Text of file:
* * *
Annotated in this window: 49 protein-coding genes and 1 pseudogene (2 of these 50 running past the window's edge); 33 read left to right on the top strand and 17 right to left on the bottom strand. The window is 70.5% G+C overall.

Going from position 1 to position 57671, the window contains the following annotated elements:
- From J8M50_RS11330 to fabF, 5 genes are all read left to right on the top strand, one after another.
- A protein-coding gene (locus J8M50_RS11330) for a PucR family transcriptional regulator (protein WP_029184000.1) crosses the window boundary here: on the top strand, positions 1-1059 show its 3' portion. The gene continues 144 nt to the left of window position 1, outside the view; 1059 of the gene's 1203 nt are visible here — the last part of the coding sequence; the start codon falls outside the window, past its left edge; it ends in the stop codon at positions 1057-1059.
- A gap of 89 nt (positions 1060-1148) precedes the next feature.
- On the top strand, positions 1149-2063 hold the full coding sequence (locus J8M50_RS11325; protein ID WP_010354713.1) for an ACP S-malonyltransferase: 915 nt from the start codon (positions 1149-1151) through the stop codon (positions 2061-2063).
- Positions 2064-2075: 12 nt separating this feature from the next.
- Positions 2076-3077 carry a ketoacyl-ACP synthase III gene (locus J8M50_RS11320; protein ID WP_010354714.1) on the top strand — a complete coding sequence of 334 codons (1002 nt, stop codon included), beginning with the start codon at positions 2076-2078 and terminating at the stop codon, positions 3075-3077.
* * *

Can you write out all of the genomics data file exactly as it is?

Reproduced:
Annotated in this window: 49 protein-coding genes and 1 pseudogene (2 of these 50 running past the window's edge); 33 read left to right on the top strand and 17 right to left on the bottom strand. The window is 70.5% G+C overall.

Going from position 1 to position 57671, the window contains the following annotated elements:
- From J8M50_RS11330 to fabF, 5 genes are all read left to right on the top strand, one after another.
- A protein-coding gene (locus J8M50_RS11330) for a PucR family transcriptional regulator (protein WP_029184000.1) crosses the window boundary here: on the top strand, positions 1-1059 show its 3' portion. The gene continues 144 nt to the left of window position 1, outside the view; 1059 of the gene's 1203 nt are visible here — the last part of the coding sequence; the start codon falls outside the window, past its left edge; it ends in the stop codon at positions 1057-1059.
- A gap of 89 nt (positions 1060-1148) precedes the next feature.
- On the top strand, positions 1149-2063 hold the full coding sequence (locus J8M50_RS11325; protein ID WP_010354713.1) for an ACP S-malonyltransferase: 915 nt from the start codon (positions 1149-1151) through the stop codon (positions 2061-2063).
- Positions 2064-2075: 12 nt separating this feature from the next.
- Positions 2076-3077 carry a ketoacyl-ACP synthase III gene (locus J8M50_RS11320; protein ID WP_010354714.1) on the top strand — a complete coding sequence of 334 codons (1002 nt, stop codon included), beginning with the start codon at positions 2076-2078 and terminating at the stop codon, positions 3075-3077.